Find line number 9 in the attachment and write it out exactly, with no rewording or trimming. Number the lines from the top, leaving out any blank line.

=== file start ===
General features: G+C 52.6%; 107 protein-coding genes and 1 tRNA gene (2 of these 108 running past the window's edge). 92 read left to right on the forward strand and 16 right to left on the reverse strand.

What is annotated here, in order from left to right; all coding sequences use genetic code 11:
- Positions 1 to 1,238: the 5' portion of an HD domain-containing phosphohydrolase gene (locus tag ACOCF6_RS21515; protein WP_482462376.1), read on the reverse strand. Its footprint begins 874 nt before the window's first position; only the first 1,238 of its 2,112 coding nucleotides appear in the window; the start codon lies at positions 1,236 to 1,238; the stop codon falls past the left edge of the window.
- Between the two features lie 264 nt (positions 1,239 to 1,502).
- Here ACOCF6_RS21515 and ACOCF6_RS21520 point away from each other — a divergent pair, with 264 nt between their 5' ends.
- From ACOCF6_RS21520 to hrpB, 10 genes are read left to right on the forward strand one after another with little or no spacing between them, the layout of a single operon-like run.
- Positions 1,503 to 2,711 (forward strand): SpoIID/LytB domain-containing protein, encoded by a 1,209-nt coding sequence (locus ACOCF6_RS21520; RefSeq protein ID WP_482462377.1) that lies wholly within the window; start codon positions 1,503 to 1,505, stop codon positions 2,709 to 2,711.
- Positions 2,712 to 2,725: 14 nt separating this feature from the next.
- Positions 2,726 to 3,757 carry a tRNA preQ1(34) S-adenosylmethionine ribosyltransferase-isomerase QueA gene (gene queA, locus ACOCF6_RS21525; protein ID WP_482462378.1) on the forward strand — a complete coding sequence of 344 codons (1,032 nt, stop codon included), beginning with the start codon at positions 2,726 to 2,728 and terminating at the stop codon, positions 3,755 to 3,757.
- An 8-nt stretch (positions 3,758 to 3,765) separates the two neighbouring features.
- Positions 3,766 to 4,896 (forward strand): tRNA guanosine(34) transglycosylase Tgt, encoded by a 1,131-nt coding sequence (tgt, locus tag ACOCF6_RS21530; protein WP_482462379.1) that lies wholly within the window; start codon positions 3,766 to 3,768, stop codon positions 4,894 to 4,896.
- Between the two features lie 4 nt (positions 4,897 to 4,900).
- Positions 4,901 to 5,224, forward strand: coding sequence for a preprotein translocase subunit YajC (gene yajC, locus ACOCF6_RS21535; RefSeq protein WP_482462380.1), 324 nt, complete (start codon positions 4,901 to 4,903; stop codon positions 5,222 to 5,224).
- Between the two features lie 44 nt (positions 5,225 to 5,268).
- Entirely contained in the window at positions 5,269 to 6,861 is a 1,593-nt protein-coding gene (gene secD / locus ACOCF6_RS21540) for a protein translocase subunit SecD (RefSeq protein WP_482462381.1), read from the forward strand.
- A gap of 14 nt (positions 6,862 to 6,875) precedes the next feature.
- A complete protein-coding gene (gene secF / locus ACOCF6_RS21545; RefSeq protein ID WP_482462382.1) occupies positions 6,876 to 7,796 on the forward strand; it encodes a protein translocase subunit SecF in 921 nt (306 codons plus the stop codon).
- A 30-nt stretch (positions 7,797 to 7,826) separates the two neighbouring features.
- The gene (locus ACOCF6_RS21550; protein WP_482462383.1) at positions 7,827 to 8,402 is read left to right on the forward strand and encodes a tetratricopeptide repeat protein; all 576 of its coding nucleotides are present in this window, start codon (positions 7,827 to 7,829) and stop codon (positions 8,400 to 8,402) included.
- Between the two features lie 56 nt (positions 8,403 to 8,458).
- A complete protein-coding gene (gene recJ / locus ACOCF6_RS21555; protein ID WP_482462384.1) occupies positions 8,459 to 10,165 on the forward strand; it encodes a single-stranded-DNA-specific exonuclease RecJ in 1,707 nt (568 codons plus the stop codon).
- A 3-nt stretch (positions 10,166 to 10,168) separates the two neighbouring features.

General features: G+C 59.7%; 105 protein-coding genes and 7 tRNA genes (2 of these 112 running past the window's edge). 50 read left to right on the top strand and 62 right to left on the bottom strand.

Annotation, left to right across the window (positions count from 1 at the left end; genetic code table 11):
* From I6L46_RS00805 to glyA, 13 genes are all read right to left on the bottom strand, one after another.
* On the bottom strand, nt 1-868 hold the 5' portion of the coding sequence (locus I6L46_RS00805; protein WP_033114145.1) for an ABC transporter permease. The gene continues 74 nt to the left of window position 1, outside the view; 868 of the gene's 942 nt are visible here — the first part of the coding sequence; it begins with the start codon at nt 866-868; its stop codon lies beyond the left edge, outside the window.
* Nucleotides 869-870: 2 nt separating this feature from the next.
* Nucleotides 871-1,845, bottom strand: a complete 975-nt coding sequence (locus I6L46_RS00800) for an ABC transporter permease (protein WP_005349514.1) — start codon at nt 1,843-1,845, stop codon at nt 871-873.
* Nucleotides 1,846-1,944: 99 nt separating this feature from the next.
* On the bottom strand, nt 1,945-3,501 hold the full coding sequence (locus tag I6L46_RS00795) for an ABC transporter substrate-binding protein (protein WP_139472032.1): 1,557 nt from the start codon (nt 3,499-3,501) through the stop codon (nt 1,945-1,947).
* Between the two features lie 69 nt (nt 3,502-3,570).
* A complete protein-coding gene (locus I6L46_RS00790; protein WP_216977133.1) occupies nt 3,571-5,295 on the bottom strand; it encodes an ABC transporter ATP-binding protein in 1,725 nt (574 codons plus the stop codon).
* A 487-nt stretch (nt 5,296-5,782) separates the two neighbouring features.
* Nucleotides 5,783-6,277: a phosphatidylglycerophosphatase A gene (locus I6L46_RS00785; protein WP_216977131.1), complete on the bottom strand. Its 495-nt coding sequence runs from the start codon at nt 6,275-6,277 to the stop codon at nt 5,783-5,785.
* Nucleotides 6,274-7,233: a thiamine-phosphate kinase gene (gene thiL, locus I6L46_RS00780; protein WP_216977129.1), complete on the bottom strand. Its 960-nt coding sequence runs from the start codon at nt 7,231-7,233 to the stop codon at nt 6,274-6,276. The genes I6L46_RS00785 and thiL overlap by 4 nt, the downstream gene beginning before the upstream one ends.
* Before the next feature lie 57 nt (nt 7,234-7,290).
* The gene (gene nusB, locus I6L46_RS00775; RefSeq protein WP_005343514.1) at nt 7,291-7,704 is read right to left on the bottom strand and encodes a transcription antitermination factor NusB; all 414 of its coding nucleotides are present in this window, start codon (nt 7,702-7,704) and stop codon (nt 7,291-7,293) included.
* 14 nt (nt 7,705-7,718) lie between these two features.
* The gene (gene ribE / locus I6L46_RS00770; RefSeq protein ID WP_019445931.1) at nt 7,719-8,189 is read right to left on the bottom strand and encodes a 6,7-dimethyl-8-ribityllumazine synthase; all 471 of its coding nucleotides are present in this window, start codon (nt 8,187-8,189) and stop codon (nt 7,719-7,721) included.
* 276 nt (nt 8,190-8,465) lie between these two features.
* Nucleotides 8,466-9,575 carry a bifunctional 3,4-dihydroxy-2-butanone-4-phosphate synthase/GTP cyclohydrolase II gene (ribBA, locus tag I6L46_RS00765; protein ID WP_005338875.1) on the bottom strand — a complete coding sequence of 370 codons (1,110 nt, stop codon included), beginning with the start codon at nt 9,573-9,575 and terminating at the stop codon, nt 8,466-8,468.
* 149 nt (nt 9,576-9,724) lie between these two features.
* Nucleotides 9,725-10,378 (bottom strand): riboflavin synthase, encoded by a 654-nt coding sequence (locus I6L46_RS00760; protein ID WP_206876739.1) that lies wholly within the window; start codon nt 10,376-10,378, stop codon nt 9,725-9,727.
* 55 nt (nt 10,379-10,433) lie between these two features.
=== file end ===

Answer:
- Positions 2,726 to 3,757 carry a tRNA preQ1(34) S-adenosylmethionine ribosyltransferase-isomerase QueA gene (gene queA, locus ACOCF6_RS21525; protein ID WP_482462378.1) on the forward strand — a complete coding sequence of 344 codons (1,032 nt, stop codon included), beginning with the start codon at positions 2,726 to 2,728 and terminating at the stop codon, positions 3,755 to 3,757.